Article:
15. The Measurement Paradox • Straightforward letter grades-easy to compare ratings • However, these are not qualitative/detailed enough to help improve performance • Lesser the dimensions and simpler the measures, less useful is the evaluation • Eg. Media company • Elaborate evaluation by peers and bosses. Top executives pleased. • Employees frustrated because of excess paperwork, lack of detailed or clear sense of meaning of feedback • Overall, problem of interpretation and of no direction towards improvement
  16. The Paradox Of Rewards • Peer appraisals for rewards have short term benefits • People ignore the feedback and only focus on the reward outcomes • Further, they hesitate in providing critical feedback in fear of influencing another’s salary. One research participant said, "You could destroy somebody and not even know it”. • When feedback is not tied to rewards, they are more comprehensive and maybe more useful, but may also get delayed as they are not seen as important enough.
  17. CASE STUDY:BBC 360 Degree Feedback - Leadership Development, Culture Change and Organization Development • What was the client need? The BBC Making It Happen team, led by Greg Dyke, had identified the need to develop the BBC’s leadership capability. The BBC needed to develop a performance culture and 360 degree feedback was seen as key to underpinning success.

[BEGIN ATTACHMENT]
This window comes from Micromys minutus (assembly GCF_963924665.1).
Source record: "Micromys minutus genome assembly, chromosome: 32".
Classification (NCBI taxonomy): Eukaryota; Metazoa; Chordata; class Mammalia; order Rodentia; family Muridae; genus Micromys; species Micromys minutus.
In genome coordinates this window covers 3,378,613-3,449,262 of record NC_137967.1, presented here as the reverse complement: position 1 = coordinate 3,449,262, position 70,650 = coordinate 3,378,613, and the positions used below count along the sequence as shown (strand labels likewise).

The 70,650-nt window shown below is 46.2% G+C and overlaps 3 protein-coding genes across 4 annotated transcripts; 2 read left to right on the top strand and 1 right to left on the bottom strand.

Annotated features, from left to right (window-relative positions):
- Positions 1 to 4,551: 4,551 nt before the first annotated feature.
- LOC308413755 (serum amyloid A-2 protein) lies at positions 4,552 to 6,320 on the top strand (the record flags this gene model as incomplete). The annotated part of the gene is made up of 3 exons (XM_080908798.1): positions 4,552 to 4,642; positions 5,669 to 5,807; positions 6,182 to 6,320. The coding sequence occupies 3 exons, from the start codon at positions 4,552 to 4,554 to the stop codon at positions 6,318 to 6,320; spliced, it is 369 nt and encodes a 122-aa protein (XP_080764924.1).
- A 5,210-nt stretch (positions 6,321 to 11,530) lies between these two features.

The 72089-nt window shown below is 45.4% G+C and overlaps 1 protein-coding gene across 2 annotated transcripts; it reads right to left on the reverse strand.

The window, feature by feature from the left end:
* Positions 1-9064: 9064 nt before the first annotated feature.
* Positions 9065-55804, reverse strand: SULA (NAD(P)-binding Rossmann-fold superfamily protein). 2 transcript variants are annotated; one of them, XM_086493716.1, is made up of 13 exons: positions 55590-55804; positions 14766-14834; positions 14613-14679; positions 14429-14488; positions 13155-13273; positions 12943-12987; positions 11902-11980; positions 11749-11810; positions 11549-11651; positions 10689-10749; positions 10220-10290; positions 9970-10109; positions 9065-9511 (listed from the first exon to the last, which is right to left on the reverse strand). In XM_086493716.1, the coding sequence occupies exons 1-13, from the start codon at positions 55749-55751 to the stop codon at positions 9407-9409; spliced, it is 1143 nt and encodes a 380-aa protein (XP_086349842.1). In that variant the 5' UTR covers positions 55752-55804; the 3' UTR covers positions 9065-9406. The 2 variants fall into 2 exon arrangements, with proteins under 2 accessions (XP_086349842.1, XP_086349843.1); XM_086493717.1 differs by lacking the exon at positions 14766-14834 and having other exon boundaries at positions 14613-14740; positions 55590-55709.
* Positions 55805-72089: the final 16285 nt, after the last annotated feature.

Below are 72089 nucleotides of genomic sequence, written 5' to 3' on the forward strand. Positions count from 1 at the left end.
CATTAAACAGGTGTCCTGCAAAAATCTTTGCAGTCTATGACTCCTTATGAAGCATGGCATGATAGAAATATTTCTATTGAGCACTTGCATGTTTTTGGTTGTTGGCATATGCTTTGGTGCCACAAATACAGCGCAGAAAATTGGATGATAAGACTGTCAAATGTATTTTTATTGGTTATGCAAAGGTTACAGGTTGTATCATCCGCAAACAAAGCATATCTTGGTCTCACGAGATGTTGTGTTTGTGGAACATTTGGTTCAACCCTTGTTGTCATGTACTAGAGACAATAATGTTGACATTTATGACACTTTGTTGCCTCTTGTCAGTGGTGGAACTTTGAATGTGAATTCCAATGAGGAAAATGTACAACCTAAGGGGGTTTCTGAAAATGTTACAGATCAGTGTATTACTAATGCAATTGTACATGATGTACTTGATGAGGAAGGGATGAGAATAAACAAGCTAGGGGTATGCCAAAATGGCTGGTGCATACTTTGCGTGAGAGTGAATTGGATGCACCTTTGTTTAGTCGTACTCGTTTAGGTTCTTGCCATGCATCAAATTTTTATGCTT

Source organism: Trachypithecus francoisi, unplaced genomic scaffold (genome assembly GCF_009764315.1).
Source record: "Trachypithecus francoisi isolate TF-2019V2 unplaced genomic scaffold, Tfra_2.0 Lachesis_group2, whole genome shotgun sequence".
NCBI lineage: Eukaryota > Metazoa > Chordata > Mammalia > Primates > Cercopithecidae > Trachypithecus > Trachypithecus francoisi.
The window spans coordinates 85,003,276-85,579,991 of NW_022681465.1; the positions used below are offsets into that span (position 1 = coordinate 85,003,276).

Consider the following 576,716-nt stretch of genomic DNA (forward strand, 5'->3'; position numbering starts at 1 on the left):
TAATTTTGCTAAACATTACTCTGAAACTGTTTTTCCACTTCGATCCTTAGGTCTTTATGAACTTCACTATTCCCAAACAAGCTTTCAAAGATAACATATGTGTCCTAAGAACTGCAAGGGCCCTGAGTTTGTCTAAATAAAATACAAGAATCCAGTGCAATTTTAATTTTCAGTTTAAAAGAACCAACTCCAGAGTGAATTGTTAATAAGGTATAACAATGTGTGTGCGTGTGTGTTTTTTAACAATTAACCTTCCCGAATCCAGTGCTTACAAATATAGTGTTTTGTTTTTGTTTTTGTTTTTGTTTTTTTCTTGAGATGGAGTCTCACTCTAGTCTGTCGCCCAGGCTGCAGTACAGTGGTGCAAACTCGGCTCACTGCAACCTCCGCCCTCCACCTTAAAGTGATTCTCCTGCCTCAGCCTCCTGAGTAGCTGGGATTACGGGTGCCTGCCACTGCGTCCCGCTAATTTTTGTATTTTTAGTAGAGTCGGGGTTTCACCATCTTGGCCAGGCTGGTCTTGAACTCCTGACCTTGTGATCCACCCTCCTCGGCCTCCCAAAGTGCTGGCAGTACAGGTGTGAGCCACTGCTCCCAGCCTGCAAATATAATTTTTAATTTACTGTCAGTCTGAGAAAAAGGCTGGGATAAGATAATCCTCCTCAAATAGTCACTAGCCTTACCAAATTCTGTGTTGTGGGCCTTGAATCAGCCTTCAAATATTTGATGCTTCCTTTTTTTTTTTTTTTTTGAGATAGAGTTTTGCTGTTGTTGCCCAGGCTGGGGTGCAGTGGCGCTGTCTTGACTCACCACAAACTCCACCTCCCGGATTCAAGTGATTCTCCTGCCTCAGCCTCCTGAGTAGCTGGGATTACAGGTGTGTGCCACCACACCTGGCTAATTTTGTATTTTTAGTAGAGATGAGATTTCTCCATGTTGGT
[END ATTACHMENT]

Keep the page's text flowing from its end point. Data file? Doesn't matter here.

18. What approach was used? As part of the BBC Leadership Strategy Board, 360 degree feedback system and process was used. • This involved leading the team to define the BBC Leadership Competency model (to support the Making it Happen "Lead More, Manage Well" team). • An in-house and online bespoke 360 feedback system and trialled the approach around the BBC with willing pilot groups to establish acceptance. • The paperless data-collection approach (integrated into the BBC's e-mail and e-learning systems) facilitated very easy administration. • Seventy BBC people were trained to become facilitators around the corporation.
  19. What was the outcome? After initial reluctance and suspicion, BBC leaders have now widely accepted BBC 360 as part of the way they work. It was vitally important to ensure that data were kept confidential and every participant receives a one-to-one coaching session with a trained facilitator to get their results. Every BBC leader who attends the BBC Leadership Programme at Ashridge benefits from a feedback session that dovetails into a coaching relationship (these number nearly 4,000 feedback sessions so far). 360 feedback is consistently reported as one of the most valuable aspects of the entire BBC Leadership Programme.
  20. 5 things to consider before you start 360 degree appraisal 1. Purpose 1. clarify why and what 2. communicate to everyone. 2. Culture – are you ready? 1. Do you have a mature enough team dynamic? 2. Are you open enough? 3. Those involved need to feel comfortable & supported. 3. Timing of introduction – also link with the planning cycle. 4. Roll out – champion? 1. How to generate buy-in? 2. Involve everyone early. 5. Confidentiality for appraisees and raters – non-attributable.
  21. On Line 360 Degree Feedback • System • User Requirements • Security • Competency framework and questionnaire • Administering the process • Giving feedback • Receiving feedback • Line managers • Reports